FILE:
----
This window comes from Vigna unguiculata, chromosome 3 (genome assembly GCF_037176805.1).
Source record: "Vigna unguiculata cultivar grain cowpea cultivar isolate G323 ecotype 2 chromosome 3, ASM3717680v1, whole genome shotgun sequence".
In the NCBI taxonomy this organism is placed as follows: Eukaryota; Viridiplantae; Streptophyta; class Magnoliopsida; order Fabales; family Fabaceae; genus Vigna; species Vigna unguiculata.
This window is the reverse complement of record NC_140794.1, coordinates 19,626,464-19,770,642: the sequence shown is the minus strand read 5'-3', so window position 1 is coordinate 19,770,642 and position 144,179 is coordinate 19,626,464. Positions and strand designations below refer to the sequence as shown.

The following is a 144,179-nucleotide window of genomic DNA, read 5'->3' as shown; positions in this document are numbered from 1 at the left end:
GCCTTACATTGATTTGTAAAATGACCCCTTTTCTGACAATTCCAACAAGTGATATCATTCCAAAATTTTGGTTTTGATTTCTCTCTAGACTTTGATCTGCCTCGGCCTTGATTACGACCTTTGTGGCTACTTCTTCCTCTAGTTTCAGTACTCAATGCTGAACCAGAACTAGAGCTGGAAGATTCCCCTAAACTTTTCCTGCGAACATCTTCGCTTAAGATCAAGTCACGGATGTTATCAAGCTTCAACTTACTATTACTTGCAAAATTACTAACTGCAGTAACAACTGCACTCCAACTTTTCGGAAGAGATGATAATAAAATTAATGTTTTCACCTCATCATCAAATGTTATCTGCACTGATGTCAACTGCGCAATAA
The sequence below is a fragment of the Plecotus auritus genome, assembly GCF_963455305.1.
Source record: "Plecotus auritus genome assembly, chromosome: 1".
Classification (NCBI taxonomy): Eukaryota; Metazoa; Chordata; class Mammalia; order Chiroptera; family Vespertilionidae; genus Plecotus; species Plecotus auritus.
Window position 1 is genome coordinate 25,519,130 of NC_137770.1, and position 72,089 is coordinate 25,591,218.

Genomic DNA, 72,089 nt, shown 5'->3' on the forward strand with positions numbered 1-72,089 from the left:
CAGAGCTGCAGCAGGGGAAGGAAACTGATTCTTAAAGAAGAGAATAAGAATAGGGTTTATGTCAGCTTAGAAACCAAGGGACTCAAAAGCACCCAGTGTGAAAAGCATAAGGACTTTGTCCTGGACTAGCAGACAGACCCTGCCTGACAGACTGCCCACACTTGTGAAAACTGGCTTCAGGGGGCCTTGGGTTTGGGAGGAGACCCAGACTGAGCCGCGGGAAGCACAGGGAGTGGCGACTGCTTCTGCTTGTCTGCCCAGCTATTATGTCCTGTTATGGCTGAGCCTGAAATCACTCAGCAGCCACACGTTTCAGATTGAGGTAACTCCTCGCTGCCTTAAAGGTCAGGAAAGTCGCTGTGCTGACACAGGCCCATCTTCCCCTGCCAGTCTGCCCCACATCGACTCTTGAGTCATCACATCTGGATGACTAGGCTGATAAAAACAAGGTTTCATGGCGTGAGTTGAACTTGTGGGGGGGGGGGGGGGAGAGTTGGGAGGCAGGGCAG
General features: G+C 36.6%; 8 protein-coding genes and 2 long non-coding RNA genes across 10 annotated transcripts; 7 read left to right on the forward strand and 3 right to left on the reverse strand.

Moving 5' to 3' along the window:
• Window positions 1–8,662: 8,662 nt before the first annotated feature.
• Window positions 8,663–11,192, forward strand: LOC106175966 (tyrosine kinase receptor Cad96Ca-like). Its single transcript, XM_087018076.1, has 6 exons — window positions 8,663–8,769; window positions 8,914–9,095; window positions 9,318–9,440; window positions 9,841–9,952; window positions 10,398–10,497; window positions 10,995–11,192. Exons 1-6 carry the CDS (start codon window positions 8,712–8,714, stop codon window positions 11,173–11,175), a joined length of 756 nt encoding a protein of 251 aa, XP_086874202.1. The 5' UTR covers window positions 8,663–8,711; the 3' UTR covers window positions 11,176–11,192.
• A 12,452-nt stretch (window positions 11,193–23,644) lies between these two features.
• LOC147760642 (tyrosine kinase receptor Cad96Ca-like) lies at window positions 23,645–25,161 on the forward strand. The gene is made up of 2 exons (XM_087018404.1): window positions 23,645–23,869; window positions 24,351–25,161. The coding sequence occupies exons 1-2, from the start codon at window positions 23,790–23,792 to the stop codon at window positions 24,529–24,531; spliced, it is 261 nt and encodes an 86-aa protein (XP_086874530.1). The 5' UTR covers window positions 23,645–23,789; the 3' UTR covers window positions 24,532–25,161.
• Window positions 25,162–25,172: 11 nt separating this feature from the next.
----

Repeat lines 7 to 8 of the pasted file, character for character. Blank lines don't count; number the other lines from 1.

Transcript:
The sequence below is a fragment of the Plecotus auritus genome, assembly GCF_963455305.1.
Source record: "Plecotus auritus genome assembly, chromosome: 1".